Walton said he understands why the United States got tough on trade with China: There’s a small steel mill in Wilton, Iowa, and he’s glad to hear that the workers there say sanctions have helped them. He just wants the tit-for-tat retaliations to stop and an actual deal negotiated.
“Right now, soybean growers in Iowa and across the nation are encouraging the administration to engage positively with China,” Walton said.
And if that doesn’t happen, he added: “Iowa leads the nation in many things. The presidential election is one of them.”
On Bill Gordon’s farm in southwest Minnesota, the anxieties are similar. Gordon farms 2,000 acres of corn and soybeans in a county that supported Trump by nearly a 2-to-1 ratio. Corn has not been profitable, Gordon said; soybeans were his “shining star.” But the 40-cent price drop Wednesday effectively wiped out his gains, and he'll face a break-even season if they don't recover.
“The administration needs to understand that the livelihoods of 300,000 soybean farmers are important,” said Gordon, who also voted for Trump. “Not that the livelihoods of steelworkers aren’t. But how can we justify helping steelworkers at the expense of so many farms?”
How this unease plays out politically remains to be seen. During an appearance in Ohio Wednesday, Agriculture Secretary Perdue sought to reassure farmers, calling their anxiety "legitimate."
"I talked to the President as recently as last night," Perdue said. "And he said, 'Sonny, you can assure your farmers out there that we're not going to allow them to be the casualties if this trade dispute escalates. We're going to take care of our American farmers. You can tell them that directly.'"
Farm groups seem unimpressed. That same day, the American Soybean Association — which has contributed hundreds of thousands of dollars to Republicans through its political action committee, according to the Center for Responsive Politics — issued a harshly worded statement criticizing the administration for failing to “address China in a constructive manner.”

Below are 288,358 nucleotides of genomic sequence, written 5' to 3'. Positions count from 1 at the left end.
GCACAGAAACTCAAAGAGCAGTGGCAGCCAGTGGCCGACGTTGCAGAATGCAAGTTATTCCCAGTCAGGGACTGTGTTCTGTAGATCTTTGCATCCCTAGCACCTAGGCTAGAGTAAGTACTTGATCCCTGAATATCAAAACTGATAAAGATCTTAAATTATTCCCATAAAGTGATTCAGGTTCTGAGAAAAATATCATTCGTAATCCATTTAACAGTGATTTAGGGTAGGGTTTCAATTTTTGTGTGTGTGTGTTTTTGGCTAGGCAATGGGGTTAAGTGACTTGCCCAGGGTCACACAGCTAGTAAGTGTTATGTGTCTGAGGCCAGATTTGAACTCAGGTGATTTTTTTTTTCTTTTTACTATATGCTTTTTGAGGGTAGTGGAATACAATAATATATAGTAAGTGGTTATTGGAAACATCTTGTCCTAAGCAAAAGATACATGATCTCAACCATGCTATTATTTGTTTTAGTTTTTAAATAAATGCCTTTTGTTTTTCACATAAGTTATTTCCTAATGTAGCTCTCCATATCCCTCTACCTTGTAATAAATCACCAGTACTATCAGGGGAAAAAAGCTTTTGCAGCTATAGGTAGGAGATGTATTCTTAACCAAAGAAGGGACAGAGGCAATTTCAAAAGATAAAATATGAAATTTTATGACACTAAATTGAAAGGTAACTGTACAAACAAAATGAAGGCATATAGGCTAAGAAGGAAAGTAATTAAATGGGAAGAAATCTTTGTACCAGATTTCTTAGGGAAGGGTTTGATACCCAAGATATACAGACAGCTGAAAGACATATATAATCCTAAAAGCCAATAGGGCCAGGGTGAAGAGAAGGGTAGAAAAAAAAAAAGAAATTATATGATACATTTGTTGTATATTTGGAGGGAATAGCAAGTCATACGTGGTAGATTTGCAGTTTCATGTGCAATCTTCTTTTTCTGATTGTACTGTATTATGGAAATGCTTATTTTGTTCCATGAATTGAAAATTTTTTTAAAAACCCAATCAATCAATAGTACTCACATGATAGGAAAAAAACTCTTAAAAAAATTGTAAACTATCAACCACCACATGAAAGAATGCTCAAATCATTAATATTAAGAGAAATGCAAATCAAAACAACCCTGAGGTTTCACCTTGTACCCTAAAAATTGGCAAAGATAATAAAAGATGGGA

Meanwhile, Farmers for Free Trade, a nonpartisan coalition, has begun running ads on TV shows that the president is known to watch, urging the administration to reconsider its policy on China and featuring farmers who supported Trump.
Democrats have also taken advantage of the discontent. In Iowa, a liberal candidate running for state Senate tweeted a chart of plummeting soybean prices juxtaposed with a tweet from Trump saying that “we are not in a trade war with China.”
“It’s no secret that a lot of rural America voted for President Trump,” said Kristin Duncanson, a Minnesota soybean farmer who says she sees growing anxiety among her neighbors and friends. “A lot of them were looking for change. I don’t think this is the change they anticipated.”
As for Davis, the Ohio farmer, he’s waiting and watching the president — for now. He believes the high-stakes brinkmanship is a way to get China to the negotiating table, where Trump will advocate for rural Americans, as he promised on the campaign trail.
That’s Davis's current hope, at least. Farmers have plenty of practice with optimism.
“We take our whole income from the year before, put it into seed and fertilizer, throw it in the dirt and hope we have a crop next year so we can survive,” he said. “If you're not optimistic, you can't be a farmer. You wouldn't make it.”
This story has been updated to include a statement from Agriculture Secretary Sonny Perdue.